Posted September 13, 2012
Towson University Department of Theatre Arts Alumnus Ian Belknap Appointed New Artistic Director of the Acting Company
Ian Belknap, a 2006 graduate of the Towson University Department of Theatre Arts, has been named as the new Artistic Director of The Acting Company. Margot Harley, who founded the company along with legendary director and actor Houseman forty years ago, announced the appointment. “We’re a Company of young actors – founded forty years ago with the young Kevin Kline, Patti LuPone, David Schramm and David Ogden Stiers right out of Juilliard – and it is appropriate that we begin our next 40 years with a vibrant young talent as our artistic leader,” said Ms. Harley, who will move from Producing Artistic Director to Producer. Harley and Houseman, who is perhaps best known for his collaborations with Orson Welles and his Oscar-winning role as Professor Charles Kingsfield in the film The Paper Chase, created The Acting Company from the first graduating class of the Drama Division at the Juilliard School. The company is known not only for the prominent American actors it counts among its alumni, but also for its educational outreach programs. The Acting Company performs each year in over 40 cities to audiences of 70,000 and reaches more than 30,000 students with its arts education programs. Its numerous awards include the Obie Award, Los Angeles Critics Circle Award and a Tony award for Excellence in Theatre in 2003.
As a student at Towson University, Belknap appeared in several main stage productions, including
The Servant of Two Masters, Hair, and Waiting for Godot. He was awarded the John Glover Scholarship. He directed David Mamet’s Sexual Perversity in Chicago and was a leading force behind the student producing group Free Space. Belknap also began his work in the professional theatre through internships with the Baltimore Shakespeare Festival and CENTERSTAGE. While a directing intern at CENTERSTAGE, Belknap began working with director Mark Lamos. He would go on to assist Lamos at several other theatres throughout the country. Belknap also worked at the New York Theatre Workshop, Primary Stages, New Victory Theater, Guthrie Theater, The Kennedy Center, Rep Stage, Everyman Theatre, Young Audiences, Prince Music Theater, and Philadelphia Theater Company, before beginning work at The Acting Company in 2008. His production of Damascus, written and performed by Andrew Weems, ran off-Broadway. Damascus was part of the inaugural WRITE ON! Festival that Belknap created to feature new plays written by The Acting Company alumni actors turned playwrights. He directed The Comedy of Errors which premiered at the Guthrie Theater before a two year national tour. His upcoming production of Of Mice and Men will also tour as part of The Acting Company’s 40th anniversary season. Since 2011, Belknap has overseen The Acting Company’s education department, forging new relationships with Teachers College, Columbia University and Lincoln Center Theater. The partnership with Teachers College gave rise to a 40 week Shakespeare program for kindergartners at The Community School, a public school in Harlem. Lincoln Center Theater presented The Acting Company’s production of Julius Caesar in 2012 for students across New York City.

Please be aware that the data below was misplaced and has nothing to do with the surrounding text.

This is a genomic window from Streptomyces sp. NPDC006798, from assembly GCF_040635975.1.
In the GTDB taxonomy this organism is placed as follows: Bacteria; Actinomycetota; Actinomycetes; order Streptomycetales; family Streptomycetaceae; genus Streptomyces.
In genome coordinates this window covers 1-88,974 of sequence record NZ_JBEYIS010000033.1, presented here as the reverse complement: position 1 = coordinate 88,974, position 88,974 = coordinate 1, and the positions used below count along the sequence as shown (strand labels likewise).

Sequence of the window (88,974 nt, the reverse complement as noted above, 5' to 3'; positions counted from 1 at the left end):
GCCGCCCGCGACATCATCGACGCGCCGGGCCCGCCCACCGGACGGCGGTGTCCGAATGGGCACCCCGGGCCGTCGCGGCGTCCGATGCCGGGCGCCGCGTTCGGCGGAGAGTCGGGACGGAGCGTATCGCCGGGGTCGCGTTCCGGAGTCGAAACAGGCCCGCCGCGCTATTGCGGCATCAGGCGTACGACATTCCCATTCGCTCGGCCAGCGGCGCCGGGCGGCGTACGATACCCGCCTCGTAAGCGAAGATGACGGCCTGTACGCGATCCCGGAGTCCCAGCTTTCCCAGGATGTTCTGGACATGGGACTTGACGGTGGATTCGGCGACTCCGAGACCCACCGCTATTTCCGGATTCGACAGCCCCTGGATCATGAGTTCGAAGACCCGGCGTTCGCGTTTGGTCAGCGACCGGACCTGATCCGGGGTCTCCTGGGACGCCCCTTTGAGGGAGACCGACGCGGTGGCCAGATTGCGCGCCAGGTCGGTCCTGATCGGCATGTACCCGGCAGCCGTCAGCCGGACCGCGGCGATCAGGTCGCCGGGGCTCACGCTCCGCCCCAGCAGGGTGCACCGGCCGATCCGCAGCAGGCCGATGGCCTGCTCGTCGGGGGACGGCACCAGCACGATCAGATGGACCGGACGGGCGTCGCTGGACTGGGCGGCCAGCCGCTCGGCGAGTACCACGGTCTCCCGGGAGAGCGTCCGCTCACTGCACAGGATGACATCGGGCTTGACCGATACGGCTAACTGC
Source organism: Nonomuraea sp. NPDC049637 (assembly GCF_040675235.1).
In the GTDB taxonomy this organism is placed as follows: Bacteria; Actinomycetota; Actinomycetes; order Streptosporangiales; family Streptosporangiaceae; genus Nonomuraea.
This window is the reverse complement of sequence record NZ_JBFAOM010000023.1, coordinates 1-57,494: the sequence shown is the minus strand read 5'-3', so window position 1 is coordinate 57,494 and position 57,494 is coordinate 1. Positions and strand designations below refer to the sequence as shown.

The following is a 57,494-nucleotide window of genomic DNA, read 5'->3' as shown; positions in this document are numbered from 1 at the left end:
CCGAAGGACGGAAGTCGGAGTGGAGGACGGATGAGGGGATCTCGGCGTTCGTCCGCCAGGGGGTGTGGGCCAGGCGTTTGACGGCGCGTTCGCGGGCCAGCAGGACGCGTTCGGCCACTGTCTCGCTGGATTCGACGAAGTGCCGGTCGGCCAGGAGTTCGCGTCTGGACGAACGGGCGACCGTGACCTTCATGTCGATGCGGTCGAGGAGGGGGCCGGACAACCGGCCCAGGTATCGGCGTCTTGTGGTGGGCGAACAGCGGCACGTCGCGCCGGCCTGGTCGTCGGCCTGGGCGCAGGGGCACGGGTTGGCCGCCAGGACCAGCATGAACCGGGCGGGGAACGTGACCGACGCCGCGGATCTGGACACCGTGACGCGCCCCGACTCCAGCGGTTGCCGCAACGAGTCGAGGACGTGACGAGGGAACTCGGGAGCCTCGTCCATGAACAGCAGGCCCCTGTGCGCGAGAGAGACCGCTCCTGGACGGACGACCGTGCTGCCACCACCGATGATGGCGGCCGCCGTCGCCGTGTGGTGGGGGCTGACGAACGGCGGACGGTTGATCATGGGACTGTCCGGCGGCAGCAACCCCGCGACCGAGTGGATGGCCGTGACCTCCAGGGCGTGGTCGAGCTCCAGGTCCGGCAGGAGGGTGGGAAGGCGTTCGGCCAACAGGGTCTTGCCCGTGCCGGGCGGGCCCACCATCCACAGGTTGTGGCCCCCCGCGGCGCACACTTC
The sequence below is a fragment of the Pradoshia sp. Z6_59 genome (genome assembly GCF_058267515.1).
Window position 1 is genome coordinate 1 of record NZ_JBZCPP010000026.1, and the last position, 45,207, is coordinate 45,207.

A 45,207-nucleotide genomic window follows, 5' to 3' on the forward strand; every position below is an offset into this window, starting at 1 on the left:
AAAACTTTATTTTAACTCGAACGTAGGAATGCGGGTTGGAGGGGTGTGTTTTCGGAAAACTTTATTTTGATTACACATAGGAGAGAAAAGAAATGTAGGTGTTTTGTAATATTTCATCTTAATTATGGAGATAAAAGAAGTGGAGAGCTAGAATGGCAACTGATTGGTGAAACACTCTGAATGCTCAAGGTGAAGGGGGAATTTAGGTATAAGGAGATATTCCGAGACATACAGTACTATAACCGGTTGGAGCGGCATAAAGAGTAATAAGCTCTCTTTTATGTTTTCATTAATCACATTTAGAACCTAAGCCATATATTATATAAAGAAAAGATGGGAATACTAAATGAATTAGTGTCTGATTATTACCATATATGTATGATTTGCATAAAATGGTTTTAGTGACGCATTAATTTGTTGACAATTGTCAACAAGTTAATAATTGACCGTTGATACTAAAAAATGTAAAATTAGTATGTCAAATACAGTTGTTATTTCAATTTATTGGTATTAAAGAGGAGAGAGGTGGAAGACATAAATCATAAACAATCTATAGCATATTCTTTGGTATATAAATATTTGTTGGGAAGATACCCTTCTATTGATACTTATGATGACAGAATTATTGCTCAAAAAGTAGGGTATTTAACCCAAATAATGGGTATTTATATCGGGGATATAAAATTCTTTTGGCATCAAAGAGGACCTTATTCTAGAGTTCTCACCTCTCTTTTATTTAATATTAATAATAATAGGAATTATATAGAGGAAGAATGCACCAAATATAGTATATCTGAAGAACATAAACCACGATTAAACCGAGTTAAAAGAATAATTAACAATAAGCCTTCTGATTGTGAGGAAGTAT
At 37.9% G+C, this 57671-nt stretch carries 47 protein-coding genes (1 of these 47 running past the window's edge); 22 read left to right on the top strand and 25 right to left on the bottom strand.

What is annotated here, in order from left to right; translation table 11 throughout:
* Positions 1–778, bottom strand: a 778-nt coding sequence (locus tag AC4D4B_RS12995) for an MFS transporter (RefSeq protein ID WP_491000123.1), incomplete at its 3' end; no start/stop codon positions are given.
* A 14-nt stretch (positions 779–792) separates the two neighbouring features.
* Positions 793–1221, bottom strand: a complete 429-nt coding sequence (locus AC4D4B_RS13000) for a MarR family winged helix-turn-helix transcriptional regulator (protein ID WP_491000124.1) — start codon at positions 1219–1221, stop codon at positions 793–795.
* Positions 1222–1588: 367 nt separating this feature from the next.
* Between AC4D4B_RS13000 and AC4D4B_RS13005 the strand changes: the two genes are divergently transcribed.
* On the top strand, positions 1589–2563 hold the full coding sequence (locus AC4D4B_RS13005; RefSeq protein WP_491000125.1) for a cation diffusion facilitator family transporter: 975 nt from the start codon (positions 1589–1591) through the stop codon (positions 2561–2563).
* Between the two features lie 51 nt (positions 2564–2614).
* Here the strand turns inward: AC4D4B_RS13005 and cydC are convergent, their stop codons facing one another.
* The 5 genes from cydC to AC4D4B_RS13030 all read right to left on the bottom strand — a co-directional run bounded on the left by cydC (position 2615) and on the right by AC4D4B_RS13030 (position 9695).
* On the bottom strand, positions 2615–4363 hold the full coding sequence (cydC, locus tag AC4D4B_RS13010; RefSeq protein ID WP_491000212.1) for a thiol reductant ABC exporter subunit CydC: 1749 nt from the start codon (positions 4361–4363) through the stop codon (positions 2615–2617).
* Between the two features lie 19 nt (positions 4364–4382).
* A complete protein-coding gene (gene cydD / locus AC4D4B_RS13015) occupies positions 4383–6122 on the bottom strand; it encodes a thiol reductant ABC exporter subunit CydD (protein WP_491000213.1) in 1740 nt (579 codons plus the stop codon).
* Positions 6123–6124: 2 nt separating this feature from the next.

Belknap says of his education at Towson University, “The Department of Theater Arts taught me clarity. Ambiguity begets boredom. Clarity creates experience. I learned that difference from a constellation of opportunities as a student actor, historian, electrician, producer and director. The department gave me room to explore a variety of interests and that freedom led me to directing. This process from general to specific was ushered by the extraordinary faculty, in particular Professor Dr. Robyn Quick and Associate Professor Peter Wray, the finest jurors of clarity.”
See the announcement on The Acting Company's website here.
Posted July 10, 2012
Towson University Theatre Alumnus Selected for the Drama Desk Nominating Committee
Towson University Department of Theatre Arts alumnus Adrian Wattenmaker was selected to be one of six distinguished New York theatre critics and educators who will chose the nominees for the 2012 – 2013 Drama Desk awards. Since his graduation from Towson University in 2005, Adrian has worked extensively as an actor and director. He directed plays at the New York Theatre Workshop, 440 Studio, and Brooklyn WordShop. He served as an assistant director for Austin Pendleton and David Schweizer. Adrian also taught acting at Brooklyn College, New York Film Academy, University of Nevada, Reno, and the School of Creative and Performing Arts, where he is the director of their Brooklyn Campus. Adrian is currently completing his MFA in Directing at Brooklyn College.
Adrian was in the theatre studies track in the Department of Theatre Arts at Towson University. His directing projects as a student included Betrayed by Everyone and Tales, as well as a development internship at Baltimore Theatre Project, and a dramaturgy internship at CENTERSTAGE in Baltimore. He was selected to receive the department’s Steve Yeager Scholarship. Mr. Yeager, a fellow Towson theatre alumnus and director, teaches Acting for the Camera at the university.